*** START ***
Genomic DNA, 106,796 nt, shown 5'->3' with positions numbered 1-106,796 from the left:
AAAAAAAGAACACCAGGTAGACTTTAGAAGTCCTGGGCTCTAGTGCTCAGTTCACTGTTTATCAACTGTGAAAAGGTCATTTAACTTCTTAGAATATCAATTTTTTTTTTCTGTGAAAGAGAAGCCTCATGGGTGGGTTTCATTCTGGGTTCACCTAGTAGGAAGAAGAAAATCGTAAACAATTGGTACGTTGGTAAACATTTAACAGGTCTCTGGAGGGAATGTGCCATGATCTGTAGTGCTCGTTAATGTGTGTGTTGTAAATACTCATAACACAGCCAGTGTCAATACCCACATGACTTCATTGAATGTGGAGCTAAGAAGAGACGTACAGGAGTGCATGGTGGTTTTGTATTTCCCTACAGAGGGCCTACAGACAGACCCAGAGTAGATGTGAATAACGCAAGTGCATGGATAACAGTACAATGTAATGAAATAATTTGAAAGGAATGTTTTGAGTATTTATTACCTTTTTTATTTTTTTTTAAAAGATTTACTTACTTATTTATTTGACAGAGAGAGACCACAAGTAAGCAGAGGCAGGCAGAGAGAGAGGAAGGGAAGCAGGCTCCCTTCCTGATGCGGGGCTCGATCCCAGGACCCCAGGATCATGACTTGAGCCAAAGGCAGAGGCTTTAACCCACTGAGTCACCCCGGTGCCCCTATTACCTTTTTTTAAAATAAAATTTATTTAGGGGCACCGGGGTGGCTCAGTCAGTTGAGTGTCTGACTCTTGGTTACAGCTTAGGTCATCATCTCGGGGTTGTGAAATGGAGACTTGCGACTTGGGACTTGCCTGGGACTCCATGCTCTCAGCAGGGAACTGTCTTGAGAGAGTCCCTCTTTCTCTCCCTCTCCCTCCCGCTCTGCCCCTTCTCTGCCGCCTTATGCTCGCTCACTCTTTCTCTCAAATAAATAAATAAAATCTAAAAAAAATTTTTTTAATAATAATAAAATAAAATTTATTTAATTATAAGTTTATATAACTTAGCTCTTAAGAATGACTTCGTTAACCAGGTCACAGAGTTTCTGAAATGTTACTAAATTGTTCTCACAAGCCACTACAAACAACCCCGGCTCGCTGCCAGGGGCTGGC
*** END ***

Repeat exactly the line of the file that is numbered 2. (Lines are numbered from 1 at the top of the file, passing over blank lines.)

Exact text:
AAAAAAAGAACACCAGGTAGACTTTAGAAGTCCTGGGCTCTAGTGCTCAGTTCACTGTTTATCAACTGTGAAAAGGTCATTTAACTTCTTAGAATATCAATTTTTTTTTTCTGTGAAAGAGAAGCCTCATGGGTGGGTTTCATTCTGGGTTCACCTAGTAGGAAGAAGAAAATCGTAAACAATTGGTACGTTGGTAAACATTTAACAGGTCTCTGGAGGGAATGTGCCATGATCTGTAGTGCTCGTTAATGTGTGTGTTGTAAATACTCATAACACAGCCAGTGTCAATACCCACATGACTTCATTGAATGTGGAGCTAAGAAGAGACGTACAGGAGTGCATGGTGGTTTTGTATTTCCCTACAGAGGGCCTACAGACAGACCCAGAGTAGATGTGAATAACGCAAGTGCATGGATAACAGTACAATGTAATGAAATAATTTGAAAGGAATGTTTTGAGTATTTATTACCTTTTTTATTTTTTTTTAAAAGATTTACTTACTTATTTATTTGACAGAGAGAGACCACAAGTAAGCAGAGGCAGGCAGAGAGAGAGGAAGGGAAGCAGGCTCCCTTCCTGATGCGGGGCTCGATCCCAGGACCCCAGGATCATGACTTGAGCCAAAGGCAGAGGCTTTAACCCACTGAGTCACCCCGGTGCCCCTATTACCTTTTTTTAAAATAAAATTTATTTAGGGGCACCGGGGTGGCTCAGTCAGTTGAGTGTCTGACTCTTGGTTACAGCTTAGGTCATCATCTCGGGGTTGTGAAATGGAGACTTGCGACTTGGGACTTGCCTGGGACTCCATGCTCTCAGCAGGGAACTGTCTTGAGAGAGTCCCTCTTTCTCTCCCTCTCCCTCCCGCTCTGCCCCTTCTCTGCCGCCTTATGCTCGCTCACTCTTTCTCTCAAATAAATAAATAAAATCTAAAAAAAATTTTTTTAATAATAATAAAATAAAATTTATTTAATTATAAGTTTATATAACTTAGCTCTTAAGAATGACTTCGTTAACCAGGTCACAGAGTTTCTGAAATGTTACTAAATTGTTCTCACAAGCCACTACAAACAACCCCGGCTCGCTGCCAGGGGCTGGC